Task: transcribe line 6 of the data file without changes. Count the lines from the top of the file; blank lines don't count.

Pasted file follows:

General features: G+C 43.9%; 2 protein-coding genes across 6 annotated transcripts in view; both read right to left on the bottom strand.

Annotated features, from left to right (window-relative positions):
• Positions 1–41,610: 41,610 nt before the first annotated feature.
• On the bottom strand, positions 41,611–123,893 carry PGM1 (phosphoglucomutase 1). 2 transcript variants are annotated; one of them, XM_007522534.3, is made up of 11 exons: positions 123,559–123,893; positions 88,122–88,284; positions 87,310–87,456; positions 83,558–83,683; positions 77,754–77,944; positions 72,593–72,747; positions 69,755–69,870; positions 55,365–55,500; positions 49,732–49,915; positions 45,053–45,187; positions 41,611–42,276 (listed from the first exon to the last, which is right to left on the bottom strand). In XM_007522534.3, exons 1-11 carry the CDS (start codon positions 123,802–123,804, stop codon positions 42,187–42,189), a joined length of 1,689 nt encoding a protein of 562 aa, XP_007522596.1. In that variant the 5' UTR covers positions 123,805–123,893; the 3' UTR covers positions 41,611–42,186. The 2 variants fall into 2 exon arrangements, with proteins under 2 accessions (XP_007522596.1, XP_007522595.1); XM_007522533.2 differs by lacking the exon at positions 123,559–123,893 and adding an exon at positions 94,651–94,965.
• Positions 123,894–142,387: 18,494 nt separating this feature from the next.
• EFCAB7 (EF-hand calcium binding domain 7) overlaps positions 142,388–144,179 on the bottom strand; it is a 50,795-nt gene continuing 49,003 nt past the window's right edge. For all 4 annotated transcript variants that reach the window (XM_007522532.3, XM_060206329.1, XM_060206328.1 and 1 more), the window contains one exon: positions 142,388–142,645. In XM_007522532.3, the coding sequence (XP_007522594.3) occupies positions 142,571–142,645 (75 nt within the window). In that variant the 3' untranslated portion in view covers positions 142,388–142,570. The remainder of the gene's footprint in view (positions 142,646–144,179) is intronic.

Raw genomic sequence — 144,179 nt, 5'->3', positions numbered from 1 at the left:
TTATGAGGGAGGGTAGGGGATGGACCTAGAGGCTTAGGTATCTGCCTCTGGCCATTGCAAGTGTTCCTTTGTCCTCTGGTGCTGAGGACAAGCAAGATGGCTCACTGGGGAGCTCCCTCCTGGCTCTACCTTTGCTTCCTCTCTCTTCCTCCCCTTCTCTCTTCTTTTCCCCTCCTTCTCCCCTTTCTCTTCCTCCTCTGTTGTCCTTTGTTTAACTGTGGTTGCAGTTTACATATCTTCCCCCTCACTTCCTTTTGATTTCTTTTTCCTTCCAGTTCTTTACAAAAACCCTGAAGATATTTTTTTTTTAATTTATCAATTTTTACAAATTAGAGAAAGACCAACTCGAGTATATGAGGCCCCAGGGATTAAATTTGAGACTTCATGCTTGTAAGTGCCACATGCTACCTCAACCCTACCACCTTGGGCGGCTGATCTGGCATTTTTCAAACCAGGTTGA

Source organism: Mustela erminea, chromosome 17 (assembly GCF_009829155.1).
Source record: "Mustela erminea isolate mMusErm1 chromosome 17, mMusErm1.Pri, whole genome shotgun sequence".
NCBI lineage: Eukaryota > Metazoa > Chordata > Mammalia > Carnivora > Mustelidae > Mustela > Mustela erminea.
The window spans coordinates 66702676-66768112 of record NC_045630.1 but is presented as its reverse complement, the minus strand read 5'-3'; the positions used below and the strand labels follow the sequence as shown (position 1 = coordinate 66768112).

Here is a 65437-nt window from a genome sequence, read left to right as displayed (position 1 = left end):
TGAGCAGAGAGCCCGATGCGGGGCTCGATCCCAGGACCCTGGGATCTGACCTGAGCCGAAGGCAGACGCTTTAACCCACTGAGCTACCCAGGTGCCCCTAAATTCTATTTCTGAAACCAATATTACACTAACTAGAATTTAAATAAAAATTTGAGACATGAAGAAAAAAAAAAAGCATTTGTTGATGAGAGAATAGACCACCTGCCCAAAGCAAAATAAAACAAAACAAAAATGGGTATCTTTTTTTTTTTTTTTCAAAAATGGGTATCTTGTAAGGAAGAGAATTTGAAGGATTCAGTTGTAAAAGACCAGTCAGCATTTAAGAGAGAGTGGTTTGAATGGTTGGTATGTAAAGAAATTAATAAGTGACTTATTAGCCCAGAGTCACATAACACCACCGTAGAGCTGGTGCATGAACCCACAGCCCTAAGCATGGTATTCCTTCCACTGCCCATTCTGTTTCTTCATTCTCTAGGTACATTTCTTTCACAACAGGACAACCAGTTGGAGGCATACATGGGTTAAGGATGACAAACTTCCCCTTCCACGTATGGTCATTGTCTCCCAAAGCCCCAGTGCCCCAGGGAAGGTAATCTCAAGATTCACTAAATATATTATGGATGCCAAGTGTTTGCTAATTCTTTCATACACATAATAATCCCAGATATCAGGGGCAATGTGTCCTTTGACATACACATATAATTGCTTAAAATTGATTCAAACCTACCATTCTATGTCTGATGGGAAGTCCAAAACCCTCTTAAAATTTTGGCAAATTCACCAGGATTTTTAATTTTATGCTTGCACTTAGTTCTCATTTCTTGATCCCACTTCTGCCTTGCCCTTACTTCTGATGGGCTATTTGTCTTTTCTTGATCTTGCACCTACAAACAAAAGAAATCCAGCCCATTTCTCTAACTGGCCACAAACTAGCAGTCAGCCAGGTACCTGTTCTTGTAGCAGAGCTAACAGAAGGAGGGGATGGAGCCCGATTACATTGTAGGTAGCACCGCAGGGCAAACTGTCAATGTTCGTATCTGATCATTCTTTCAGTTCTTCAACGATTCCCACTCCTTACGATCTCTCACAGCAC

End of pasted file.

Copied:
• EFCAB7 (EF-hand calcium binding domain 7) overlaps positions 142,388–144,179 on the bottom strand; it is a 50,795-nt gene continuing 49,003 nt past the window's right edge. For all 4 annotated transcript variants that reach the window (XM_007522532.3, XM_060206329.1, XM_060206328.1 and 1 more), the window contains one exon: positions 142,388–142,645. In XM_007522532.3, the coding sequence (XP_007522594.3) occupies positions 142,571–142,645 (75 nt within the window). In that variant the 3' untranslated portion in view covers positions 142,388–142,570. The remainder of the gene's footprint in view (positions 142,646–144,179) is intronic.